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Gwinnett judge suspended after posts about Confederate monuments

A Gwinnett County judge and longtime local politician has been suspended after making controversial Facebook posts about protests over Confederate memorials in Charlottesville, Virginia, and elsewhere.

Judge Jim Hinkle — a magistrate judge who served as mayor of the city of Grayson for more than two decades before retiring in 2013 — took to Facebook on Saturday to label the Charlottesville protesters “snowflakes” with “no concept of history.” On Tuesday morning, he followed that missive with another post, this one comparing “the nut cases tearing down monuments” to the so-called Islamic State. 

MORE: PHOTOS: Controversial Facebook posts by suspended Gwinnett judge MORE: Petition calls for removal of Confederate flag in Kennesaw

A few hours after that post — which was not the first on Hinkle’s Facebook page that could be considered inflammatory — Gwinnett County Chief Magistrate Judge Kristina Hammer Blum told The Atlanta Journal-Constitution that she had suspended Hinkle.

Blum said she’d been unaware of the recent post and others until The AJC asked her for comment.

“After reviewing the Facebook posts you brought to my attention this morning, I have suspended Judge Hinkle effective immediately while I consider the appropriate final action,” Blum wrote in an email. 

MORE: After Charlottesville, a fresh look at Atlanta’s Confederate symbols MORE: Atlanta protesters deface Peace Monument in Piedmont Park MORE: Abrams calls for removal of Confederate faces off Stone Mountain

“As the Chief Magistrate Judge, I have made it clear to all of our Judges that the Judicial Canons, as well as our internal policies, require Judges to conduct themselves in a manner that promotes public confidence in the integrity, impartiality, and fairness of the judiciary. I consider any violation of those principles and policies to be a matter of utmost concern, and will certainly take any action necessary to enforce compliance and to maintain the integrity of this Court.”

Reached at his home early Tuesday afternoon, Hinkle said he didn’t "see anything controversial” about the posts.

“But you know, with the way things are going in the world today, I guess everything’s controversial,” he said, declining to comment further.

Read the full story about Hinkle’s posts at

Hinkle’s Saturday afternoon post was written less than an hour before one of the white supremacists rallying in Charlottesville allegedly drove his car into a crowd of counter-protesters, killing one and injuring many more.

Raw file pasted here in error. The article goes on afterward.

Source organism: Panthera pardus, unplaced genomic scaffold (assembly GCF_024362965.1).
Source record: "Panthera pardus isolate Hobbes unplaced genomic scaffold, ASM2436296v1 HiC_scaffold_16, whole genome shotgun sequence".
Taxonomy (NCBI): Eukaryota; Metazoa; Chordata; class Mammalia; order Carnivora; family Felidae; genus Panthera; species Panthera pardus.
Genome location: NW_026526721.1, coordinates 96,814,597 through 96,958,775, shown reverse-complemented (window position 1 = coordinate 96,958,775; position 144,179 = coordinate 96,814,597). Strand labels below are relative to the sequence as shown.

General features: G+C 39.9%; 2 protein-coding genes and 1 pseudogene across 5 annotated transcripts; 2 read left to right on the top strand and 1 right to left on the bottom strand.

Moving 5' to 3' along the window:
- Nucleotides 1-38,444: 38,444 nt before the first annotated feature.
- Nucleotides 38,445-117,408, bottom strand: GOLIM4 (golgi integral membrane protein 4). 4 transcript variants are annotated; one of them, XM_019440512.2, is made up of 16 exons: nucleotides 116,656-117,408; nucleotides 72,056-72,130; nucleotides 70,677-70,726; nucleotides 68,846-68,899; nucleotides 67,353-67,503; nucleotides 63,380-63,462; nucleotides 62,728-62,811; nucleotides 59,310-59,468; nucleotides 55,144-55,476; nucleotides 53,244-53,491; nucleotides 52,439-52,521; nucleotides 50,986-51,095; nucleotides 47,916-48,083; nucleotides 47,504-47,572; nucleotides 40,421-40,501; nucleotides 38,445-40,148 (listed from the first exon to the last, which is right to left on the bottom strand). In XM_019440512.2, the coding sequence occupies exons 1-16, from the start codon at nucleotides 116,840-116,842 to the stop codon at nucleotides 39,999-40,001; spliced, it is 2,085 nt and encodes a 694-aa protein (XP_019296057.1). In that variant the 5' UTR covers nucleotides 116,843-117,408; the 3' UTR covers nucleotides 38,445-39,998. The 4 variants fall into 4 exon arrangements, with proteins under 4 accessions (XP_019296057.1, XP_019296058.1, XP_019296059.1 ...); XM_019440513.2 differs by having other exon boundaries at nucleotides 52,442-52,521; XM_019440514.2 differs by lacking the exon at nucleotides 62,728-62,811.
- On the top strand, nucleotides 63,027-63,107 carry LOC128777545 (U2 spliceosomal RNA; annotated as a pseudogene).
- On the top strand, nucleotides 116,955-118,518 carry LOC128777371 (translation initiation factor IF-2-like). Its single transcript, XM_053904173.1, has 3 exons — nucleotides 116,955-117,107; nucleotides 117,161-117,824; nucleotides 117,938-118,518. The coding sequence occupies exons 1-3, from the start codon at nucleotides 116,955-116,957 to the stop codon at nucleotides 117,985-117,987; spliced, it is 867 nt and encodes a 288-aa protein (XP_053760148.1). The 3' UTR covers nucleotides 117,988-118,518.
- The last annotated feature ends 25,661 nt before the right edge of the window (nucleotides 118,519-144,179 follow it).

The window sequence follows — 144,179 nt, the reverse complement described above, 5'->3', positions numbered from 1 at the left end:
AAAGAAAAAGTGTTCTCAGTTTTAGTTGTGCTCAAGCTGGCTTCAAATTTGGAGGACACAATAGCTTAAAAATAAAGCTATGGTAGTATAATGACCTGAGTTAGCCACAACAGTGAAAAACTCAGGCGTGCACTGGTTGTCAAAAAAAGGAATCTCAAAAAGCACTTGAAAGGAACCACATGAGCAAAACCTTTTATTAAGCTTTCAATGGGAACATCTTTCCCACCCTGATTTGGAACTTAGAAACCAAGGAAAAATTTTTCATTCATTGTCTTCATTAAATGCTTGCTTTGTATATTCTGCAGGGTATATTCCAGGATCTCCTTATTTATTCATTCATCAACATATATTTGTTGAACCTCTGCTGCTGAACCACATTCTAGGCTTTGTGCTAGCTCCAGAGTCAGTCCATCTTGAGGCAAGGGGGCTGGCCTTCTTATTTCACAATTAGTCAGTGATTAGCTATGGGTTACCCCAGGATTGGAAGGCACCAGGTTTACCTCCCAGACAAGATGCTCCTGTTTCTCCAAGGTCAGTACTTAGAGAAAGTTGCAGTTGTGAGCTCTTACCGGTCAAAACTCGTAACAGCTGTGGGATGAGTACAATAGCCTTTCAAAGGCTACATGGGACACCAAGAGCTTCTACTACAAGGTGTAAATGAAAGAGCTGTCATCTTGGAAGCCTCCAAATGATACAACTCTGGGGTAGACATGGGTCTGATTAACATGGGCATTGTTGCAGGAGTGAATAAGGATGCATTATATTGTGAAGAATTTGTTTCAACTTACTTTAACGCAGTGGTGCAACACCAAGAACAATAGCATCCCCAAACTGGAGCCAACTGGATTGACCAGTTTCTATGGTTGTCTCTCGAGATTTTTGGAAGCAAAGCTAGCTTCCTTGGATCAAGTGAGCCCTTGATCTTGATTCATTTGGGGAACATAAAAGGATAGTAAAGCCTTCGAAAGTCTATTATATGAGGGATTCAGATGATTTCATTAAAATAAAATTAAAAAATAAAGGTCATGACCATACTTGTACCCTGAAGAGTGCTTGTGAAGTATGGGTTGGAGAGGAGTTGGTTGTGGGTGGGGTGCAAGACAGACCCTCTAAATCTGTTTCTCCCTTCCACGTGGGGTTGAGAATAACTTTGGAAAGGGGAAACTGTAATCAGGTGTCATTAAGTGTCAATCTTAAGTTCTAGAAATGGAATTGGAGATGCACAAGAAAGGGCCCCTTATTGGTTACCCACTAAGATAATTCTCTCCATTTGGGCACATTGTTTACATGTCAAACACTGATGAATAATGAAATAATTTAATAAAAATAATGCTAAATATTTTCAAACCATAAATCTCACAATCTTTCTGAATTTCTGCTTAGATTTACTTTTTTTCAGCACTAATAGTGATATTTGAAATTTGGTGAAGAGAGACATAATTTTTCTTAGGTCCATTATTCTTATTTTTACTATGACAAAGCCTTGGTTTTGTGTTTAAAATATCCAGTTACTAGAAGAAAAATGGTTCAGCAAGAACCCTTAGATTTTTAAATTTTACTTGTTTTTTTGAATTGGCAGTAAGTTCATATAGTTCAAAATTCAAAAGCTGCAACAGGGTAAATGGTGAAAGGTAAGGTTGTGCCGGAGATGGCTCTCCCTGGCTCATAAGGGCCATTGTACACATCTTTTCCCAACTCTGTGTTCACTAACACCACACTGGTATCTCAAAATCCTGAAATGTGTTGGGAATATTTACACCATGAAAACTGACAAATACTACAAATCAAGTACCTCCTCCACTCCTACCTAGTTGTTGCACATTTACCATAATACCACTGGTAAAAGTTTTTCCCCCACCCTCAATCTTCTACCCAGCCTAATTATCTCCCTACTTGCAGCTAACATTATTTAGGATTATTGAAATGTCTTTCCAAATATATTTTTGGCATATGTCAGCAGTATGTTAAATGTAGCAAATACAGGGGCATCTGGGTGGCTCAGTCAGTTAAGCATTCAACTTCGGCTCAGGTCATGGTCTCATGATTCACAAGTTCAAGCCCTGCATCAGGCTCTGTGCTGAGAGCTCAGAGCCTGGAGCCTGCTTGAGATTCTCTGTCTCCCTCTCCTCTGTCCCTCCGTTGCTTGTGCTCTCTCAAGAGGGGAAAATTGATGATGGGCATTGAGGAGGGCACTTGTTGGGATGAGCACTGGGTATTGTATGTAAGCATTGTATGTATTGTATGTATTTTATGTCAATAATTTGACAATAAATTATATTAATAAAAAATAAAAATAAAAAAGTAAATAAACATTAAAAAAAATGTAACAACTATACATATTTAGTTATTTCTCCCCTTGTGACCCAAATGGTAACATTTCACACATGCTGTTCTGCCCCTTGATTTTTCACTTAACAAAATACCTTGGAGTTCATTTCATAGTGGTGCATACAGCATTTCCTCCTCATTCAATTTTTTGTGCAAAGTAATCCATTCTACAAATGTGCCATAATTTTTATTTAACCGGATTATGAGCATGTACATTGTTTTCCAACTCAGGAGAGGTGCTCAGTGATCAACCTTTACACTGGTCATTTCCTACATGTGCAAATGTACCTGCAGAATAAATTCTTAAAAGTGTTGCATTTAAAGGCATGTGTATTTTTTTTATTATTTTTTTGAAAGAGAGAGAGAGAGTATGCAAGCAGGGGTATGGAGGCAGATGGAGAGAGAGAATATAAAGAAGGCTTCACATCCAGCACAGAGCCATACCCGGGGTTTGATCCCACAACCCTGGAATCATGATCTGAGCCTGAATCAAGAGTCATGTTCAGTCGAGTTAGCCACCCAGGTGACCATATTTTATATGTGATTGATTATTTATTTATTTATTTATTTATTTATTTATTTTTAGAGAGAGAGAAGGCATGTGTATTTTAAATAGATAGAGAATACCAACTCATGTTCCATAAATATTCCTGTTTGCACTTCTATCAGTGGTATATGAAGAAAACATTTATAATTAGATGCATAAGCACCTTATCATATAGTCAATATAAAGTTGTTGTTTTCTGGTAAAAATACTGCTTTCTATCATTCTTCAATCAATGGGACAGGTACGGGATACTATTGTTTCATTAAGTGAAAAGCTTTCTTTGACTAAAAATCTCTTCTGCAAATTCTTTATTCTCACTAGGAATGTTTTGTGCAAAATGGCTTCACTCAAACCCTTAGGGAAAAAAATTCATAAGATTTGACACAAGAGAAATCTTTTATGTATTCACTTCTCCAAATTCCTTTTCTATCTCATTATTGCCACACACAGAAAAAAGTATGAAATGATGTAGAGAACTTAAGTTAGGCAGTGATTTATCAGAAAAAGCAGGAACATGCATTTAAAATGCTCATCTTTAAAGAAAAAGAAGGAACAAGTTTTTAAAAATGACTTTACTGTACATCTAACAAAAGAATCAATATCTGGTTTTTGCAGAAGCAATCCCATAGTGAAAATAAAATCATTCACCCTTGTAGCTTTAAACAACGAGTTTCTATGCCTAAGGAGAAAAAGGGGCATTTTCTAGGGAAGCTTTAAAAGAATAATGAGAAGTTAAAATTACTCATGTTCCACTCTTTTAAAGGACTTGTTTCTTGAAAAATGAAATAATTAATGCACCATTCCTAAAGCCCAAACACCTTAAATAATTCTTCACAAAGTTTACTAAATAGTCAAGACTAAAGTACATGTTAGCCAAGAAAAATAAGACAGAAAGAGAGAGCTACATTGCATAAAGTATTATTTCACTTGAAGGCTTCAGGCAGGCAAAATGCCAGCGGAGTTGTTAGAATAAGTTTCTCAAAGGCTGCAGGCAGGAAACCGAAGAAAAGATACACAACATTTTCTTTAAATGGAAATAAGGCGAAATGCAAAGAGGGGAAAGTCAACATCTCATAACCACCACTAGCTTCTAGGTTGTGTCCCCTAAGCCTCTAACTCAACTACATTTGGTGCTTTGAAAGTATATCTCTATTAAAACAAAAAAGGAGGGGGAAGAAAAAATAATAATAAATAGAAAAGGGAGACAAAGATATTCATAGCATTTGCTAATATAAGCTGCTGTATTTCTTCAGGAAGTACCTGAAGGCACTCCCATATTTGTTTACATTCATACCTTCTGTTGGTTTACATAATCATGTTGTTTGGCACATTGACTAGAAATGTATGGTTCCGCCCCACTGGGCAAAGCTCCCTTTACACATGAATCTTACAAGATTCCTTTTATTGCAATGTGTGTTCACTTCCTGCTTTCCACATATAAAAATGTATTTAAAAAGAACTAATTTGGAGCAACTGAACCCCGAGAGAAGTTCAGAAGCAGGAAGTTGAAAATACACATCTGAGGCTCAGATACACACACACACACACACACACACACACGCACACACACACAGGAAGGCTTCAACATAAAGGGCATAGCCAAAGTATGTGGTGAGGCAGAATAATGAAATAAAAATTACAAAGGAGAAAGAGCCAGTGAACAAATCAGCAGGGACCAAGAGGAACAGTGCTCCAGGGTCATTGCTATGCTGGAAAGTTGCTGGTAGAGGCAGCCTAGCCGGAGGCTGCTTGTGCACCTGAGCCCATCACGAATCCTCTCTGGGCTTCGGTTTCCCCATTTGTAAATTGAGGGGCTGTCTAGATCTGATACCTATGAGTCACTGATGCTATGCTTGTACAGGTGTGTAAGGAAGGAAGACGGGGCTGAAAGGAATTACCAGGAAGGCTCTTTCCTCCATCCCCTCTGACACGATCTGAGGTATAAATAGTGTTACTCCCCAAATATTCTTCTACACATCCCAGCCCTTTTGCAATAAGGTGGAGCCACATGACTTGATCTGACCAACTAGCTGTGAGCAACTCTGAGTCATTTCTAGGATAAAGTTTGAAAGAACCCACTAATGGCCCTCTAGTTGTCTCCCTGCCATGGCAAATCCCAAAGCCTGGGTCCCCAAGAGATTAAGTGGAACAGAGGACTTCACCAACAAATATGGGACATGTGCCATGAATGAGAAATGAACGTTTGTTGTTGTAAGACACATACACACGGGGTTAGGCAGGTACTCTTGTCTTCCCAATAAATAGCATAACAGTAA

“In Charlottesville everyone is upset over Robert E. Lee statute (sic),” Hinkle’s post said, in part. “It looks like all of the snowflakes have no concept of history. It is what it is. Get over it and move on. Leave history alone - those who ignore history are deemed (sic) to repeat the mistake of the past.”

The proud Marine Corps veteran then appeared to express support for the Confederacy — or, at the very least, contempt for the North.

“In Richmond VA all of the Confederate monuments on Monument Ave. have people on horses whose asses face North. PERFECT!” he wrote.

MORE: DeKalb rallies against racism and hate after Charlottesville

The post was one of several on Hinkle’s page that could raise questions about his impartiality as a judge in one of the Southeast’s most diverse counties.

In March, Hinkle shared a link to a story with the headline “U.S. Marine Dad Makes School PAY After Pushing Muslim Propaganda On Little Girl.” In a January post, the judge declared himself “proud to be a deplorable infidel.” 

In June 2016, he wrote the following post, a reference to Islam: “This is a tenet of what peaceful religion? ‘Slay the unbelievers wherever you find them.’”

Two months earlier, on the same day the United States Treasury announced that Underground Railroad leader Harriet Tubman would replace Andrew Jackson on the $20 bill, Hinkle wrote this: “Well, the U.S. Treasury has just announced the ugliest $20 bill, or any money ever.” 

Gabe Okoye, the chairman of Gwinnett County’s Democratic Party, called Tuesday for Hinkle to “apologize and resign.”

“When history of oppression and bigotry is celebrated, future generations may accept such as societal norms,” Okoye told The Atlanta Journal-Constitution. “Given his biased views on this Charlottesville matter, how can ethnic minorities and religions trust him to render fair and equitable justice from the bench?”

Hinkle’s Facebook page appeared to be deactivated or set to private sometime around 11:30 a.m. Tuesday morning, after The AJC first attempted to contact Hinkle and other Gwinnett County officials regarding his recent posts.

Charlotte Nash, the chairman of Gwinnett County’s Board of Commissioners, declined Tuesday to comment directly on the situation. She's spent the last eight months or so trying to maintain order in the wake of colleague Tommy Hunter’s own controversial social media posts. 

In January, Hunter, the county’s District 3 commissioner, called civil rights leader and U.S. Rep. John Lewis a “racist pig” on Facebook. He’s since been publicly reprimanded.

“Since the individual involved is an employee within the Magistrate Court and the Board of Commissioners has no authority over those employees, this is a matter for that Court to handle,” Nash wrote in an email. “I have confidence that the Chief Magistrate will review and address the situation.”